Cleans deeply: Wise Registry Cleaner has Normal, Safe, and Deep Scan modes. In our tests, it found and fixed issues that similar freeware missed.

Cleans safely: Wise Registry Cleaner passed the acid test: We did what inexperienced users do and just cleaned everything, but no ill effects ensued.

Lots of tweaks: The … Read more

Spy on your own thoughts with Glass Brain

What do you get when you combine a neuroscientist with the guy who helped invent the virtual world Second Life? A way to virtually fly around the brain with a gamepad watching thoughts in real time.

That's what attendees at Austin's South By Southwest were recently treated to when Philip Rosedale, creator of Second Life, and Adam Gazzaley, a neuroscientist at the University of California San Francisco, unveiled their Glass Brain project. Onlookers were able to be neuro-voyeurs as they peeked in on the mind workings of Rosedale's wife Yvette, and watched the storm of activity taking place there. … Read more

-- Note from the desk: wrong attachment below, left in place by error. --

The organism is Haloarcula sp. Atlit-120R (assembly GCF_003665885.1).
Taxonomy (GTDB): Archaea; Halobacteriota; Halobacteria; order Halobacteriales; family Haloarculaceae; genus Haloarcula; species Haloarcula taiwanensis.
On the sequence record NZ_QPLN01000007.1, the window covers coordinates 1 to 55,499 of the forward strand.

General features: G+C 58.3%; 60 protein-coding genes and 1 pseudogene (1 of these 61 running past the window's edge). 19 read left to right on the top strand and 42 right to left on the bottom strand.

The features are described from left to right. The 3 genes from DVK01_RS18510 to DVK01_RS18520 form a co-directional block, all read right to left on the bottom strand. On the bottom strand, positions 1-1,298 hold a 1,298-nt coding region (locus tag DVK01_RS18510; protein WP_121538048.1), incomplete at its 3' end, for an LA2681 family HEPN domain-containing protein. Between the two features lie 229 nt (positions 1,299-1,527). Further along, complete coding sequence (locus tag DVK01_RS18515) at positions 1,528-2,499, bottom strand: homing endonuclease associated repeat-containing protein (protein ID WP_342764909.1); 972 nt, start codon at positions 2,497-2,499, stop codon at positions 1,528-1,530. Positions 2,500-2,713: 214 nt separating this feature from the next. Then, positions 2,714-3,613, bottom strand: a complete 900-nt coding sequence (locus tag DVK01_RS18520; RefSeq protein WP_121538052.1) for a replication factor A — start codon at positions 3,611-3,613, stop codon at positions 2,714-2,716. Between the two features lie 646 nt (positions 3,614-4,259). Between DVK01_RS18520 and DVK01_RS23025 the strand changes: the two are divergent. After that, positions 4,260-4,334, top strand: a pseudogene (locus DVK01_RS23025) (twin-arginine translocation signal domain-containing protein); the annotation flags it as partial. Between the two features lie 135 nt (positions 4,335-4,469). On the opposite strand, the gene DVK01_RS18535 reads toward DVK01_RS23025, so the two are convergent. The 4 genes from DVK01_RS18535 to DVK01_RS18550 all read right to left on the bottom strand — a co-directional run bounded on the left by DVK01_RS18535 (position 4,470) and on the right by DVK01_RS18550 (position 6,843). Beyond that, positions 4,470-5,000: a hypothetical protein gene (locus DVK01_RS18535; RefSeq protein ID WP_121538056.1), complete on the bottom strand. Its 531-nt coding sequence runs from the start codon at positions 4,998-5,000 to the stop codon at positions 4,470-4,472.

Watch a virus-like particle try to enter a cell -- in 3D

It's one thing when a nature videographer captures a fast-moving creature in the wild and has to put up with the background images being blurry while the focus stays fixed on the object of interest. It's quite another when scientists are trying to sneak a peek at a virus as it interacts with the surface of a cell and want to focus on the virus and the cell simultaneously.

Now researchers at Princeton University say they've captured unprecedented 3D footage of a virus-like particle as it appears to try to enter a cell. To keep everything in … Read more